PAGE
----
Can Tracheal Collapse Kill My Dog?

In severe cases, a dog can die from tracheal collapse as a result of several different causes.

Tracheal collapse, which can be fatal if it progresses, is a condition in which the trachea collapses and closes off the airway. This causes a severe cough and labored breathing. In most cases, it’s caused by an injury, such as a dog being hit by a car or getting into a fight. It can also be due to infection from a foreign object lodged in the throat or from rough handling that causes damage to the trachea.

After the trachea collapses, your dog will be unable to breathe properly and will likely go into respiratory distress. He will not be able to eat or drink and his heart rate and blood pressure will drop dramatically.

If your dog is struggling with this condition, you must take him to the veterinarian immediately. For mild cases of tracheal collapse that do not require surgery, the veterinarian may treat the animal with steroids and bronchodilators. Surgery is often required for more severe cases where airway obstruction is present.

As with any surgery, there are risks involved and your pet could potentially develop complications after surgery. However, if your pet’s trachea has collapsed severely enough that he cannot breathe on his own, he likely would have died without medical intervention. Depending on the severity of the condition before surgery, you may notice an improvement.

Do dogs with collapsed trachea suffer?

Dogs with tracheal collapse can experience bouts of respiratory distress, which can cause panting and other signs of stress.

If your dog has collapsed trachea, you’ll notice she’s having difficulty breathing. When she breathes, she may make a gurgling sound or gasp for breath.

You’ll notice she has difficulty breathing while she’s exercising or when she gets excited by something like a visitor at your house.

She may also develop a dry cough that doesn’t sound like kennel cough.

Dogs with this condition should not be exercised vigorously or allowed to get overly excited until it is treated and resolved successfully.

How long can a dog live with collapsing trachea?

Dogs suffering from a collapsing trachea have a life expectancy of two to four years depending on the severity of the condition. It is important for you to take care of your dog and make sure he is not in pain

Because there are so many possible causes, it can be hard for vets to predict how long a dog will live after being diagnosed with this condition. However, it does tend to be an ongoing and progressive disease and unfortunately, most dogs do not live well into their senior years when suffering from this condition.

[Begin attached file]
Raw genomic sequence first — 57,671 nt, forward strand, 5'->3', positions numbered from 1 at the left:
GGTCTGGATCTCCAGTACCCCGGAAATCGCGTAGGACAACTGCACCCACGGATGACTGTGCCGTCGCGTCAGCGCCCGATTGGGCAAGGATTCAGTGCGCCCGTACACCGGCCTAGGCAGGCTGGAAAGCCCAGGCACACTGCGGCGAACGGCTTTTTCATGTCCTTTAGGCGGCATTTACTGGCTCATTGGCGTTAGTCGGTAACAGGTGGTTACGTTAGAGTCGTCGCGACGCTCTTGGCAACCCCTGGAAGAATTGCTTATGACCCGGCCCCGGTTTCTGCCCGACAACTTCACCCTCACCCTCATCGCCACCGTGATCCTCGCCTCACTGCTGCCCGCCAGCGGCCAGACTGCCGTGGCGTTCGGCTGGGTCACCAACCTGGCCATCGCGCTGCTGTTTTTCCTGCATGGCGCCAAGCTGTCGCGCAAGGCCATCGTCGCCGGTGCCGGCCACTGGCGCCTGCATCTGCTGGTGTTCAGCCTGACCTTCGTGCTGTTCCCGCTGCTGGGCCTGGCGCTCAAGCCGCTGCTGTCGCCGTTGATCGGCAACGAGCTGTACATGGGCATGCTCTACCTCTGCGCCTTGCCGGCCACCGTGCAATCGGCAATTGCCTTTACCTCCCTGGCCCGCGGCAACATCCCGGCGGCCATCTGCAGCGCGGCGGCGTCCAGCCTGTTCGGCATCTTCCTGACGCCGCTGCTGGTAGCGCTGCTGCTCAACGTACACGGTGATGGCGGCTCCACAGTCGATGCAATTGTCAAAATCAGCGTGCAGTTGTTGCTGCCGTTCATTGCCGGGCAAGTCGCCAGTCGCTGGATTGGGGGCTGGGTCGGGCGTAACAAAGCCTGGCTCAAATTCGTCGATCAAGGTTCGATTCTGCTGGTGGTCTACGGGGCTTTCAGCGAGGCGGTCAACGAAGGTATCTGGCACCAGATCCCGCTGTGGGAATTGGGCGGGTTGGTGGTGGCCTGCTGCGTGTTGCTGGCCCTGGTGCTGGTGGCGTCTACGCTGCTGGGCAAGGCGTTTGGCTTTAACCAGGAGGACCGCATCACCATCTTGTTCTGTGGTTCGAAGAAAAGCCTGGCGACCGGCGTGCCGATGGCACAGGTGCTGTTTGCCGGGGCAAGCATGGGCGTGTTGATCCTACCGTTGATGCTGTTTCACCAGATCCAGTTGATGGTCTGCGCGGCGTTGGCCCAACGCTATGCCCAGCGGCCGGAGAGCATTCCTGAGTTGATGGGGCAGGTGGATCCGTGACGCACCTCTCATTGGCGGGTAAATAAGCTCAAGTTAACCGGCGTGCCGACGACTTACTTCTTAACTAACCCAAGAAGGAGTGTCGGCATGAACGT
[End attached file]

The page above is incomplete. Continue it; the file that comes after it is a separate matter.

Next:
Is tracheal collapse curable?

There is no way to cure a dog’s collapsing trachea once it has occurred. A veterinarian will recommend treatment based on the severity of the symptoms and the age of your pet.

Does Benadryl help with collapsed trachea?

Benadryl won’t have any effect on a collapsed trachea. Neither will any other antihistamine medication.

You’ve probably heard that Benadryl can help with asthma attacks or with breathing problems related to allergies. But it will have no effect on a collapsed trachea because it’s not designed to open airways that are blocked due to anatomical nature.

How much is tracheal collapse surgery for dogs?

The average cost of this surgical procedure ranges between $3,500-$6,500. The price may vary depending on where you live and the veterinarian performing the procedure.

Many pet parents want to know if there are any alternatives to this costly surgical procedure. There are some alternative treatments that you might be able to try first to improve your dog’s condition before taking on this expensive surgical option.

Many owners choose to avoid this procedure altogether by euthanizing their pet instead of spending thousands of dollars on a medical treatment that will only extend their suffering for a short period of time. Others continue with expensive procedures that can help their dog breathe easier.

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Hannah Elizabeth is an English animal behavior author, having written for several online publications. With a degree in Animal Behaviour and over a decade of practical animal husbandry experience, Hannah's articles cover everything from pet care to wildlife conservation. When she isn't creating content for blog posts, Hannah enjoys long walks with her Rottweiler cross Senna, reading fantasy novels and breeding aquarium shrimp.

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